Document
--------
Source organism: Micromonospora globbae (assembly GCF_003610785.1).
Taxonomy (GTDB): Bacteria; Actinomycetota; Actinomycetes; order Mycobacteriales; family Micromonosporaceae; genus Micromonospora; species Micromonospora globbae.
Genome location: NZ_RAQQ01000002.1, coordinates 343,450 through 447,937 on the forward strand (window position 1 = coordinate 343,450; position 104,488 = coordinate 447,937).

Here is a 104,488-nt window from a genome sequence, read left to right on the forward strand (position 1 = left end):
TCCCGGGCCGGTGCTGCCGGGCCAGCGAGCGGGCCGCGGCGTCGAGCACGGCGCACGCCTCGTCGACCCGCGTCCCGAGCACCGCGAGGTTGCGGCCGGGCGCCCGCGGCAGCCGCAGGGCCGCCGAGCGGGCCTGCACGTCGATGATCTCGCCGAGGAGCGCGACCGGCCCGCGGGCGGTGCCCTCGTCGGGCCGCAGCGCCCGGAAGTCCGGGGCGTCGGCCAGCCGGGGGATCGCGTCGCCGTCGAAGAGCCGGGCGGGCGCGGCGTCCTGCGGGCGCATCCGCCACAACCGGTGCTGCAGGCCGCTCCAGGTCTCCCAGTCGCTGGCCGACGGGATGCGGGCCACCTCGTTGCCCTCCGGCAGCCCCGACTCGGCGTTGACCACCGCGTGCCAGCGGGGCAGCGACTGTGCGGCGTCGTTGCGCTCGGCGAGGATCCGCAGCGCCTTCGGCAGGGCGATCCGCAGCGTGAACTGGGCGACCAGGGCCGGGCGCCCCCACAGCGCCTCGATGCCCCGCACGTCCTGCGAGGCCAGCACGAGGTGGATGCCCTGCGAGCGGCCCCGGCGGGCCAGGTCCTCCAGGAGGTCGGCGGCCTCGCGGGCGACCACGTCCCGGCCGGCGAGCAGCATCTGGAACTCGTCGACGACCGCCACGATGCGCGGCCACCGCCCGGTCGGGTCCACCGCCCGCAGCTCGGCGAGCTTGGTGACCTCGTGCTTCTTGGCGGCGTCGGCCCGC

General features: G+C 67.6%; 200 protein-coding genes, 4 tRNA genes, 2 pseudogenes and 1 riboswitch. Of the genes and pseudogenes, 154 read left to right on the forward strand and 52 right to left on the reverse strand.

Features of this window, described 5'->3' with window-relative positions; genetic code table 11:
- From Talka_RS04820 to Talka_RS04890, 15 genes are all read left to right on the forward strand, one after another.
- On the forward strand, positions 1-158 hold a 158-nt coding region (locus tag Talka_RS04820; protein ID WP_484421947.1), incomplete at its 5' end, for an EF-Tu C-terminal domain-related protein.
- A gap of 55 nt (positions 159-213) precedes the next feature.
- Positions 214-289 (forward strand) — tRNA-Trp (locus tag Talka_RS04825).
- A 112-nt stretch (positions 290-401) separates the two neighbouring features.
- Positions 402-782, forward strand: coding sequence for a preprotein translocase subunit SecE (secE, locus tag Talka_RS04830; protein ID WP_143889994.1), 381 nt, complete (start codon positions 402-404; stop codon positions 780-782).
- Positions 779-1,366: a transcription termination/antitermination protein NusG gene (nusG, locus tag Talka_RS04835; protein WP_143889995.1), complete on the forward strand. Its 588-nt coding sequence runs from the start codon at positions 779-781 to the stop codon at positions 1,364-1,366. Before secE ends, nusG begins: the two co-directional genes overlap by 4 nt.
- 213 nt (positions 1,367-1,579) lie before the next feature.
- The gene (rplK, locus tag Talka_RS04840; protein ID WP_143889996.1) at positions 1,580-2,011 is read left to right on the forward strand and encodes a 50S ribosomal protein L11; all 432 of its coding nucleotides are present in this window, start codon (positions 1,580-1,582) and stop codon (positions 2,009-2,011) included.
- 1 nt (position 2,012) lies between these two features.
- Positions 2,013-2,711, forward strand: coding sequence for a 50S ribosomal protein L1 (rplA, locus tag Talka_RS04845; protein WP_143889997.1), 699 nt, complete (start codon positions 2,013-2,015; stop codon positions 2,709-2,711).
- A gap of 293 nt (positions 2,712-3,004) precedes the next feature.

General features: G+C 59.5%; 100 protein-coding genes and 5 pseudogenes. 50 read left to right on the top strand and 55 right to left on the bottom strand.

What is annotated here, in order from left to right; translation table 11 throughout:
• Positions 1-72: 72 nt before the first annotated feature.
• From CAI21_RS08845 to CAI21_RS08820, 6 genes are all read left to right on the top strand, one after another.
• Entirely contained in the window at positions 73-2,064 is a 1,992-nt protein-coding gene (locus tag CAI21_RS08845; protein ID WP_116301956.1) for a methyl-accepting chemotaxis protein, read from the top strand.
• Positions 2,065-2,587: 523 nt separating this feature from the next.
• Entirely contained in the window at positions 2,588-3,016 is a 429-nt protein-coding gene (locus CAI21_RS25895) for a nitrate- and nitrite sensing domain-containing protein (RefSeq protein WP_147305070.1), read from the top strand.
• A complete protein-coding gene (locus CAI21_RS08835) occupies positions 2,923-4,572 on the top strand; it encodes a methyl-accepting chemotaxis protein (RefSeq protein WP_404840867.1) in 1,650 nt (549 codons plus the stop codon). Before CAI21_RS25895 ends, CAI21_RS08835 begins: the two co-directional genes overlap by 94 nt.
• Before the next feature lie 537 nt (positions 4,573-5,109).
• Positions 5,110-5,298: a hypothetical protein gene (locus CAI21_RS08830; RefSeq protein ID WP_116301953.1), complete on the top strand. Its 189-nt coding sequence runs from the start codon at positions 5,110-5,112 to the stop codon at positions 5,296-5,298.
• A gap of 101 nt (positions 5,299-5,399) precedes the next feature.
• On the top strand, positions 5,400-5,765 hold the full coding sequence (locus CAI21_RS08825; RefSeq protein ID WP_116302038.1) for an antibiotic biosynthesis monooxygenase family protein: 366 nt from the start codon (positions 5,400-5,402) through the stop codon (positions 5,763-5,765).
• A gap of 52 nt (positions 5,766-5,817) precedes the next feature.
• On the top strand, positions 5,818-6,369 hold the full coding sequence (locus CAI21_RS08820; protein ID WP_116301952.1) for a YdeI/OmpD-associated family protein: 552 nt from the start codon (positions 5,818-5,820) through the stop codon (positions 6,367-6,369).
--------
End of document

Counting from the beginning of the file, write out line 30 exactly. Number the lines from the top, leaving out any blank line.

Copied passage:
• A gap of 101 nt (positions 5,299-5,399) precedes the next feature.